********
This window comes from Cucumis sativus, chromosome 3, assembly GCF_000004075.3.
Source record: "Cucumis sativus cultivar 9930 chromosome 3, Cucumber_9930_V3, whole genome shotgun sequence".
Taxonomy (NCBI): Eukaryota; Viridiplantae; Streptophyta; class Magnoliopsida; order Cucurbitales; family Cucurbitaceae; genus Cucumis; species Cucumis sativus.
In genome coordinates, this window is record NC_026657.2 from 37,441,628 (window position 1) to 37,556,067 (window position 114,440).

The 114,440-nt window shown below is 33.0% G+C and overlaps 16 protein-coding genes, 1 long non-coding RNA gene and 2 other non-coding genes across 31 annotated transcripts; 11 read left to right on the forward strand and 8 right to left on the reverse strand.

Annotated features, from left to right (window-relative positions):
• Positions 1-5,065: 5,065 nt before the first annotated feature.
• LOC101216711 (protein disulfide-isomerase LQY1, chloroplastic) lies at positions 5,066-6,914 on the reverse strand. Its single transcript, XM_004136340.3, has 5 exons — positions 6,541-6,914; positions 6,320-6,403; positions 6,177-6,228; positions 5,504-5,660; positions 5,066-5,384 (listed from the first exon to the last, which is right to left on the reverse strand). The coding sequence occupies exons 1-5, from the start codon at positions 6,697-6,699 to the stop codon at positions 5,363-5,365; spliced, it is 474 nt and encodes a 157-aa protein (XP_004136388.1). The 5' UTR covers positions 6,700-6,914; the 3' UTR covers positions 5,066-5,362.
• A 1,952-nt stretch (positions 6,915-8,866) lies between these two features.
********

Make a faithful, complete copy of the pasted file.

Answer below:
This window comes from Cucumis sativus, chromosome 3, assembly GCF_000004075.3.
Source record: "Cucumis sativus cultivar 9930 chromosome 3, Cucumber_9930_V3, whole genome shotgun sequence".
Taxonomy (NCBI): Eukaryota; Viridiplantae; Streptophyta; class Magnoliopsida; order Cucurbitales; family Cucurbitaceae; genus Cucumis; species Cucumis sativus.
In genome coordinates, this window is record NC_026657.2 from 37,441,628 (window position 1) to 37,556,067 (window position 114,440).

The 114,440-nt window shown below is 33.0% G+C and overlaps 16 protein-coding genes, 1 long non-coding RNA gene and 2 other non-coding genes across 31 annotated transcripts; 11 read left to right on the forward strand and 8 right to left on the reverse strand.

Annotated features, from left to right (window-relative positions):
• Positions 1-5,065: 5,065 nt before the first annotated feature.
• LOC101216711 (protein disulfide-isomerase LQY1, chloroplastic) lies at positions 5,066-6,914 on the reverse strand. Its single transcript, XM_004136340.3, has 5 exons — positions 6,541-6,914; positions 6,320-6,403; positions 6,177-6,228; positions 5,504-5,660; positions 5,066-5,384 (listed from the first exon to the last, which is right to left on the reverse strand). The coding sequence occupies exons 1-5, from the start codon at positions 6,697-6,699 to the stop codon at positions 5,363-5,365; spliced, it is 474 nt and encodes a 157-aa protein (XP_004136388.1). The 5' UTR covers positions 6,700-6,914; the 3' UTR covers positions 5,066-5,362.
• A 1,952-nt stretch (positions 6,915-8,866) lies between these two features.